Well, sometimes the fermentation will keep going, in spite of where it's "supposed" to stop. Remember that most table wines are around 12-13% ABV, and even those are "hot" at a young age. If you go over 14%, you're looking at something that might not be drinkable for years. The easiest thing to do is to shoot for about 12% ABV (with your ingredients), pick an appropriate yeast, and then let it ferment out completely. It'll go dry, and then when it's done and clear, you can add some sulfite and sorbate (readily available) and that will inhibit yeast reproduction. Then you can sweeten with honey, sugar, juice, etc, to taste without causing re-fermentation. It's a more dependable way to get a sweeter wine that doesn't turn into rocket fuel!

I'm not an apfelwein fan (although Edwort's 14 month old one that I sampled was darn tasty!), so I can't tell you what's best in that recipe. I make apple wine- a dry table wine, which is a bit different. I don't know why your corn sugar was labeled like that- that seems weird to me.
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Old 08-01-2008, 08:20 PM   #5
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Edwort's recipe called for dextrose, but the only thing I found was labeled both "fructose" and "corn sugar" ... ??? It was cheaper than regular sugar. If it doesn't make any difference, I'll just use regular sugar from now on.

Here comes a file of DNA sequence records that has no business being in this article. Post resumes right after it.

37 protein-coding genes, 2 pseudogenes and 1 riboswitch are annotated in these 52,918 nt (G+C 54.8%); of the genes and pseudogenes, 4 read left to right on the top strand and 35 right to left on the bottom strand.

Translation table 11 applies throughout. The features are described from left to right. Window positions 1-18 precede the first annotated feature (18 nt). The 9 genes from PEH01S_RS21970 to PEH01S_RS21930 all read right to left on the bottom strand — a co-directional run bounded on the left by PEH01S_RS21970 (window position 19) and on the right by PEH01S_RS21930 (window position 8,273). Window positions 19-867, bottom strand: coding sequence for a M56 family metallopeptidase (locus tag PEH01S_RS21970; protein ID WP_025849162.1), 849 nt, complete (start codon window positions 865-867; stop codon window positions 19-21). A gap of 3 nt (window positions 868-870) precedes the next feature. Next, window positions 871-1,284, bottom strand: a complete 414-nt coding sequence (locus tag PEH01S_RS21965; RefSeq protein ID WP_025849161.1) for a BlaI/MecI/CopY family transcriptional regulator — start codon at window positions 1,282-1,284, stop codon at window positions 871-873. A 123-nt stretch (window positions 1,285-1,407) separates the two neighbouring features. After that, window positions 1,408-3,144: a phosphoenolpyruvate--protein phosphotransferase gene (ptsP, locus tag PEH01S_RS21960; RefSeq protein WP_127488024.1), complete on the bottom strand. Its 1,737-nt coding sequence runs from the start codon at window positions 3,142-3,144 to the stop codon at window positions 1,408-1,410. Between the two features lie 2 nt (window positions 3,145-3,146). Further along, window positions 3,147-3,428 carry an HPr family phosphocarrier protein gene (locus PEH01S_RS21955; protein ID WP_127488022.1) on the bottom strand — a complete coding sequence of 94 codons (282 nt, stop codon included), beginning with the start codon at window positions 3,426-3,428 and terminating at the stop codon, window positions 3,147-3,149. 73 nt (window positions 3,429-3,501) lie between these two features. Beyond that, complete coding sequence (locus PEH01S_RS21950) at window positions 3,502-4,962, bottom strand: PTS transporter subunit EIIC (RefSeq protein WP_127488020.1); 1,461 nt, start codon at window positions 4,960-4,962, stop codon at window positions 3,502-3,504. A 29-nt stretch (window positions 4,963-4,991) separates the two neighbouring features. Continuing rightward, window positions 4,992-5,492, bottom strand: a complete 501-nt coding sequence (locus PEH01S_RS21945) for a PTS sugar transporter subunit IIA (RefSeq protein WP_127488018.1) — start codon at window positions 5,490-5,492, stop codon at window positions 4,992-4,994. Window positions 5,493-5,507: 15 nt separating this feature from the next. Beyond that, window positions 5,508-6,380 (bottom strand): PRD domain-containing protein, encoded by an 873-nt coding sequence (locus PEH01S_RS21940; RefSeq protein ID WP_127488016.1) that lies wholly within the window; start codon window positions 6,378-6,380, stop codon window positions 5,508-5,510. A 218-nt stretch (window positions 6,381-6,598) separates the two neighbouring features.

Corn sugar is dextrose and comes in a powered form.
High fructose corn syrup (HFCS) is mostly fructose and I've only seen it in liquid form. It seems likely you found some form of HFCS. It is not a form of sugar recommended for brewing or wine making.

Table sugar seems to be the way most wine makers go however if sugar is added to beer most brewers use dextrose (corn sugar). Either should work but table sugar is said to leave a slight cidery flavor. In wine that shouldn't usually be a problem but can be in beer.

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Old 08-02-2008, 01:17 AM   #6